REP. THOMPSON DEDICATES BERRYESSA SNOW MOUNTAIN NATIONAL MONUMENT
Washington, D.C. – U.S. Rep. Mike Thompson (CA-5) today joined Secretary of the Interior Sally Jewel, California State Director for the Bureau of Land Management Jerry Perez, U.S. Forest Service Chief Tom Tidwell, California Secretary for Natural Resources John Laird, U.S. Rep. John Garamendi (CA-03), Senator Lois Wolk, Assemblyman Bill Dodd and other community and conservation leaders at a dedication ceremony to commemorate the designation of the Berryessa Snow Mountain National Monument.
“After years of tireless work by countless numbers of people, the Berryessa Snow Mountain region finally has the permanent protection it deserves,” said Thompson. “It was an honor to join those who have been incredible partners and supporters in this effort at today’s dedication ceremony.”
On July 10, 2015, President Barack Obama used the executive authority granted to him under the Antiquities Act to designate the Berryessa Snow Mountain region as a National Monument. Under this designation, the region will be permanently protected, ensuring continued recreational opportunities and providing a regional economic boost, while also safeguarding the region's beauty, wildlife, rare plants, and waters – which include important sources of drinking water and irrigation for nearby communities. Additionally, all currently owned federal lands within the boundary will be united under one management plan, allowing the region to be managed more efficiently and according to the site-specific needs. Thompson had introduced legislation in the House of Representatives with companion legislation championed by Senator Barbara Boxer in the 112th, 113th, and 114th Congresses to provide permanent protection for the region.
The Berryessa Snow Mountain region stretches nearly one hundred miles from Northwest Solano County to the flanks of Snow Mountain. It encompasses nearly 350,000 acres across Napa, Mendocino, Lake, Solano Glenn, Colusa and Yolo Counties. The area is rich in biodiversity, including bald and golden eagles, black bears, mountain lions, tule elk, and rare plants found nowhere else on Earth. The area provides habitat to so many kinds of plants and animals that it has been named a biodiversity hotspot.
Establishment of a National Monument will improve coordination between federal agencies and provide additional federal funding opportunities for conservation protection, invasive plant eradication, recreation management, and a coordinated multi-agency fire management plan.
Studies have shown that a national monument designation could be beneficial to the surrounding economies. A study by the Winters Chamber of Commerce found protected public lands are major contributors to our country’s $646 billion outdoor recreation economy. In California alone, more than half of all residents participate in outdoor recreation each year, supporting more than 700,000 jobs and generating more than $6 billion for our state’s economy.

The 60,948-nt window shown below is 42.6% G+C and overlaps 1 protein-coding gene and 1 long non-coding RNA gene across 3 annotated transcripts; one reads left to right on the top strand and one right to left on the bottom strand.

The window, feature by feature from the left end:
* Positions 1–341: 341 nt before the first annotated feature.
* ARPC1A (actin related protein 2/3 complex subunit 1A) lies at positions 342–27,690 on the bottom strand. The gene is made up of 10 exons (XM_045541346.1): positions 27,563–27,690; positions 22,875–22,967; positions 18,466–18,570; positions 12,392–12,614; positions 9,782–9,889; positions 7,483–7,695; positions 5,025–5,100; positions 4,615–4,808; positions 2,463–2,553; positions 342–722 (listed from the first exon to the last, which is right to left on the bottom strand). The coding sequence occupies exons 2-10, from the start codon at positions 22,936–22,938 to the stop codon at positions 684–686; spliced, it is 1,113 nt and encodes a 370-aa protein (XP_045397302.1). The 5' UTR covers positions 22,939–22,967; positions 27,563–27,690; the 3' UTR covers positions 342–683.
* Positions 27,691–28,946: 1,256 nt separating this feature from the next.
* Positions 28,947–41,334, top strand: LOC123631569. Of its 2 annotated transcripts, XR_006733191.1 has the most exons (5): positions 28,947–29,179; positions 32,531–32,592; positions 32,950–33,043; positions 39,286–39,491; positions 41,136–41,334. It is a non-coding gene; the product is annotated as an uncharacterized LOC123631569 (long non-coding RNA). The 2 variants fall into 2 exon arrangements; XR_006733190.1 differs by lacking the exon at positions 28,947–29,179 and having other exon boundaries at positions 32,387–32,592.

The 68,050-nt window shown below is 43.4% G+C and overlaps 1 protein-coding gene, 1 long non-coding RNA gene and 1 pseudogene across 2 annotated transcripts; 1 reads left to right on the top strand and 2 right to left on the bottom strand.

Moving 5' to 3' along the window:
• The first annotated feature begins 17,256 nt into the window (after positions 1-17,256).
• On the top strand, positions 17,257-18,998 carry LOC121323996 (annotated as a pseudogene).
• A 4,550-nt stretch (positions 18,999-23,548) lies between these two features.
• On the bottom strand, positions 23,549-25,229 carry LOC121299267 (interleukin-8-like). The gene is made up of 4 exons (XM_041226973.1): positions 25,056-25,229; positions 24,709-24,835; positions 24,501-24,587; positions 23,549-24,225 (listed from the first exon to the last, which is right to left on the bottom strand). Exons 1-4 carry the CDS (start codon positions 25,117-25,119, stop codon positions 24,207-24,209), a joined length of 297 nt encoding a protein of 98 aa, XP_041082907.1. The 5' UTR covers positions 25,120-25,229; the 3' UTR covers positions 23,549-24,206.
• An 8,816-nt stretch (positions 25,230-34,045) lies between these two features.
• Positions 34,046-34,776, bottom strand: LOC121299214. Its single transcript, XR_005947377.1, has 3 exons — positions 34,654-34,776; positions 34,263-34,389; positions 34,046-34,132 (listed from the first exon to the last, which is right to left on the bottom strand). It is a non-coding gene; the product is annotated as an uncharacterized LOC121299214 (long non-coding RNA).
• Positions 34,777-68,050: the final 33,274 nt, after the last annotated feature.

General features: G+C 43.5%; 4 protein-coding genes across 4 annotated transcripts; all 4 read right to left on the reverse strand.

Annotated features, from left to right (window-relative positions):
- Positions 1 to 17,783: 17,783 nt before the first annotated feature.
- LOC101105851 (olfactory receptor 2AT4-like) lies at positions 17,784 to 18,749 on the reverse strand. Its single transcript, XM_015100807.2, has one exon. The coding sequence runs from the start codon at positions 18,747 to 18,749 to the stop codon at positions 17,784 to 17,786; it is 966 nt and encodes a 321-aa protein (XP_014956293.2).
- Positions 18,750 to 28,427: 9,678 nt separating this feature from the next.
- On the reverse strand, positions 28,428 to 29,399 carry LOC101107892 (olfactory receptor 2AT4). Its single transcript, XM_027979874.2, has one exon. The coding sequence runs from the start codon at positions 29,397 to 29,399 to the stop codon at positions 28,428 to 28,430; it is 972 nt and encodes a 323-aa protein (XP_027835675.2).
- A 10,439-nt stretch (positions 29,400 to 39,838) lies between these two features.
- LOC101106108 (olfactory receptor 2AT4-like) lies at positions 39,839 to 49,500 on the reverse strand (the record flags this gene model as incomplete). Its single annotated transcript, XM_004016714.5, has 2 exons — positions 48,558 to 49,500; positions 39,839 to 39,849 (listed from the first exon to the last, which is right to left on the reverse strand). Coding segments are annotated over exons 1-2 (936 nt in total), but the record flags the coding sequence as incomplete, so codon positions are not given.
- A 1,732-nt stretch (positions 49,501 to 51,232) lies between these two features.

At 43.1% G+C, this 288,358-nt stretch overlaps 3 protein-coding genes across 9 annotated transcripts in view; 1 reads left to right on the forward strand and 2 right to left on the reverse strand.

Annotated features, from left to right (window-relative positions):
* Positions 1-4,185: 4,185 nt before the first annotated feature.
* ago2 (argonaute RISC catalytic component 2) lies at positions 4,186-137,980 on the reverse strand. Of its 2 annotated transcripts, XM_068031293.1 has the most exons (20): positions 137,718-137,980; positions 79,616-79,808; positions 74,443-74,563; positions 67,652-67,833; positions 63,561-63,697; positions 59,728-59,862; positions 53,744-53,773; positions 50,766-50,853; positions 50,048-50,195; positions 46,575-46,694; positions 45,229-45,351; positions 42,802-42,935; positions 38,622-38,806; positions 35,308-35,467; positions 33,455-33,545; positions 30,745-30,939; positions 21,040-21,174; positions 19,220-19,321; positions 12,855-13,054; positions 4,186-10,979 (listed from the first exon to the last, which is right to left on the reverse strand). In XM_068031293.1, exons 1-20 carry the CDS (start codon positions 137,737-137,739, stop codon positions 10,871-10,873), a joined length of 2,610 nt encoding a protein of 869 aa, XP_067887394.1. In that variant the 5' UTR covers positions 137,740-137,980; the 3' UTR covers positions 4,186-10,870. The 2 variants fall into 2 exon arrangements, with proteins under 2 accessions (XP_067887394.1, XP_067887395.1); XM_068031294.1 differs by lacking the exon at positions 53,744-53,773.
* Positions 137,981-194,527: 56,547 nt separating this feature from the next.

The study also found that local economies surrounding national monuments expanded following the creation of a new national monument. Employment, personal income, and per capita income either continued or improved in each of the regions surrounding the national monuments studied.
The Berryessa Snow Mountain region includes numerous trails, open spaces, lakes and rivers. These resources provide recreation opportunities for hikers, bikers, hunters, campers, off-highway vehicle users, and both motorized and non-motorized boaters. Many nationally recognized recreation and sportsmen groups support a national monument designation.
The National Monument designation only applies to land managed by the federal government. Lake Berryessa is not included in the National Monument designation. In addition, the designation protects private property rights and does not impact motorized recreation on Lake Berryessa. All existing grazing will also continue unchanged under the designation.
Motorized and mechanized travel will continue be allowed on designated roads and trails. Federal agencies will retain their existing authority to open new roads and trails or to temporarily close them when necessary, such as during major storms or emergencies.
Hunting and fishing will still be allowed in the National Monument and the California Department of Fish and Game will retain its authority over these forms of recreation. The National Monument designation does not impose any new regulations on hunting, fishing, or firearm use.
Congressman Mike Thompson is proud to represent California’s 5th Congressional District, which includes all or part of Contra Costa, Lake, Napa, Solano and Sonoma Counties. He is a senior member of the House Ways and Means Committee. Rep. Thompson is also a member of the fiscally conservative Blue Dog Coalition and chairs the bipartisan, bicameral Congressional Wine Caucus.
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